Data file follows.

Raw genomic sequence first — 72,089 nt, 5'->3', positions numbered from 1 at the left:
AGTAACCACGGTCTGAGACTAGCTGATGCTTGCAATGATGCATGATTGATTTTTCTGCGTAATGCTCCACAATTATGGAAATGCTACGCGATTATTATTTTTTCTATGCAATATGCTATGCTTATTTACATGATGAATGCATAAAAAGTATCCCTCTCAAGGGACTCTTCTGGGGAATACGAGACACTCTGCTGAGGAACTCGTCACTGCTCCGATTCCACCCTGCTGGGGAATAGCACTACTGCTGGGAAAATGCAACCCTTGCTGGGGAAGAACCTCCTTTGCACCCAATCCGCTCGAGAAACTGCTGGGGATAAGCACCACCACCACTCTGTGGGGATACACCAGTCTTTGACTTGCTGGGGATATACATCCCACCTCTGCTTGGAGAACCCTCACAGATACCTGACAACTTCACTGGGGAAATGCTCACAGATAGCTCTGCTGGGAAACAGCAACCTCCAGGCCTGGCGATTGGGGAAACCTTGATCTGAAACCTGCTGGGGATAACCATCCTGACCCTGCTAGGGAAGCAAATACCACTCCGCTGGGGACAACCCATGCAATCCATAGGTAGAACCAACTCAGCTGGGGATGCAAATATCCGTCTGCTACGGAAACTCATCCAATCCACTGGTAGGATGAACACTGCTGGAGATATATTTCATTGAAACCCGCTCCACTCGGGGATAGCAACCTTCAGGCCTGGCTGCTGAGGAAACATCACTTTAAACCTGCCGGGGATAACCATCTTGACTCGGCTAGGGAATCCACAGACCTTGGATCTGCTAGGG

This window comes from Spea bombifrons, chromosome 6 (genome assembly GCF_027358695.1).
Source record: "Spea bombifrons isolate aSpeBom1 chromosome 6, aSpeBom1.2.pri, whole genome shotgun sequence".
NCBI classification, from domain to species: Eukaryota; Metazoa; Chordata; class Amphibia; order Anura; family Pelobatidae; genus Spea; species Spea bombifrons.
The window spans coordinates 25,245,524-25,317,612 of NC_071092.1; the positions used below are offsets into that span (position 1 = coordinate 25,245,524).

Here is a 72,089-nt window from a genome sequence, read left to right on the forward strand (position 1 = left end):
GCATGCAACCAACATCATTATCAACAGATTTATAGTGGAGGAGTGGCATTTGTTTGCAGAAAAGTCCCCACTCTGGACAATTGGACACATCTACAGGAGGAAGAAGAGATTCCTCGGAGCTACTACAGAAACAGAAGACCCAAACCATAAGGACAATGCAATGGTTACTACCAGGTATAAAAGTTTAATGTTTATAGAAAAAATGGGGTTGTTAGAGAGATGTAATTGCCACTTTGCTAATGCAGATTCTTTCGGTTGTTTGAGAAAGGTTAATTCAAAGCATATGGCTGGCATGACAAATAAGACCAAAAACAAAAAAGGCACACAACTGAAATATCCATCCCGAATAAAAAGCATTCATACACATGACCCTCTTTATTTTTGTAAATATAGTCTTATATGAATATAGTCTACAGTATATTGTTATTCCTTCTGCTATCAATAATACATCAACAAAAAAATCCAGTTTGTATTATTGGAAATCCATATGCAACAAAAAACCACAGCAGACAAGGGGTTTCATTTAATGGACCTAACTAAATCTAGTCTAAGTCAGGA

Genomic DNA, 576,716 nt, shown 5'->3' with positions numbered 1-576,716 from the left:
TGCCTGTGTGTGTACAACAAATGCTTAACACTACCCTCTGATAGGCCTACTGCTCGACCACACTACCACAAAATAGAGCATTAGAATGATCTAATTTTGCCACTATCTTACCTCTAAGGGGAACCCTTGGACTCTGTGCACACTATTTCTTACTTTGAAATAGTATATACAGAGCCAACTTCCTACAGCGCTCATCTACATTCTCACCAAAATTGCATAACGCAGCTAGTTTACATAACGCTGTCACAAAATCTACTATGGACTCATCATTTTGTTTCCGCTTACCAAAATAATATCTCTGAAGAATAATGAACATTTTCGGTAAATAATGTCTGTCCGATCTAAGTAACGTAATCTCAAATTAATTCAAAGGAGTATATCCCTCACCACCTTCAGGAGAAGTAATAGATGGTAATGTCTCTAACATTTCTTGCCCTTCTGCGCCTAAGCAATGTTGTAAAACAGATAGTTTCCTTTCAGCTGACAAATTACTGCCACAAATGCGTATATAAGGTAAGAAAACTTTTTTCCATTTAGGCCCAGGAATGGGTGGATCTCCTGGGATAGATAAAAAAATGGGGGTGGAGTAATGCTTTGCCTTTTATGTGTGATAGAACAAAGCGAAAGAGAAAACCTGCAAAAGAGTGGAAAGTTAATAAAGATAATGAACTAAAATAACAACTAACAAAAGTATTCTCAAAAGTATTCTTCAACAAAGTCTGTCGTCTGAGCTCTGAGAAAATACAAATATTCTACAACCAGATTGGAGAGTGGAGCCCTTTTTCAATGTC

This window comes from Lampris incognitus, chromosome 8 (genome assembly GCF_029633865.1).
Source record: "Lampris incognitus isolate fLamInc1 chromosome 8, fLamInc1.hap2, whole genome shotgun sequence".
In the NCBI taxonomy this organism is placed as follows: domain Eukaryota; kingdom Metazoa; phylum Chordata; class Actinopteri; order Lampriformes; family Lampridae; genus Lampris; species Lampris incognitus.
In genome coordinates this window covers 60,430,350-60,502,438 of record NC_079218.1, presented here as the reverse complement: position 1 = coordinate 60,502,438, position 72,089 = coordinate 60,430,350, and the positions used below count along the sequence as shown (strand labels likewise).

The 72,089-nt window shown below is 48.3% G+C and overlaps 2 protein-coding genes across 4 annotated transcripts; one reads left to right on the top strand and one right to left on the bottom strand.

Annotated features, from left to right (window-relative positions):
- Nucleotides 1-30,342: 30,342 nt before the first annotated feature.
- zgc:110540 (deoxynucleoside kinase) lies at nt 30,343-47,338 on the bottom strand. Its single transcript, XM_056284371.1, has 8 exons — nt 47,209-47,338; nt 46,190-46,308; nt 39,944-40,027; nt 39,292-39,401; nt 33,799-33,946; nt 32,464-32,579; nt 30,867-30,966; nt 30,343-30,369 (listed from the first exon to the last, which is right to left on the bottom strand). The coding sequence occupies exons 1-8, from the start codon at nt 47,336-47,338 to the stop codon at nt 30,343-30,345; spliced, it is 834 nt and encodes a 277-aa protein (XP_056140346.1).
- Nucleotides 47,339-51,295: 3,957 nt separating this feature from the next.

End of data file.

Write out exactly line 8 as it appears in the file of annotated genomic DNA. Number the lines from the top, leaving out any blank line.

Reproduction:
GCATGCAACCAACATCATTATCAACAGATTTATAGTGGAGGAGTGGCATTTGTTTGCAGAAAAGTCCCCACTCTGGACAATTGGACACATCTACAGGAGGAAGAAGAGATTCCTCGGAGCTACTACAGAAACAGAAGACCCAAACCATAAGGACAATGCAATGGTTACTACCAGGTATAAAAGTTTAATGTTTATAGAAAAAATGGGGTTGTTAGAGAGATGTAATTGCCACTTTGCTAATGCAGATTCTTTCGGTTGTTTGAGAAAGGTTAATTCAAAGCATATGGCTGGCATGACAAATAAGACCAAAAACAAAAAAGGCACACAACTGAAATATCCATCCCGAATAAAAAGCATTCATACACATGACCCTCTTTATTTTTGTAAATATAGTCTTATATGAATATAGTCTACAGTATATTGTTATTCCTTCTGCTATCAATAATACATCAACAAAAAAATCCAGTTTGTATTATTGGAAATCCATATGCAACAAAAAACCACAGCAGACAAGGGGTTTCATTTAATGGACCTAACTAAATCTAGTCTAAGTCAGGA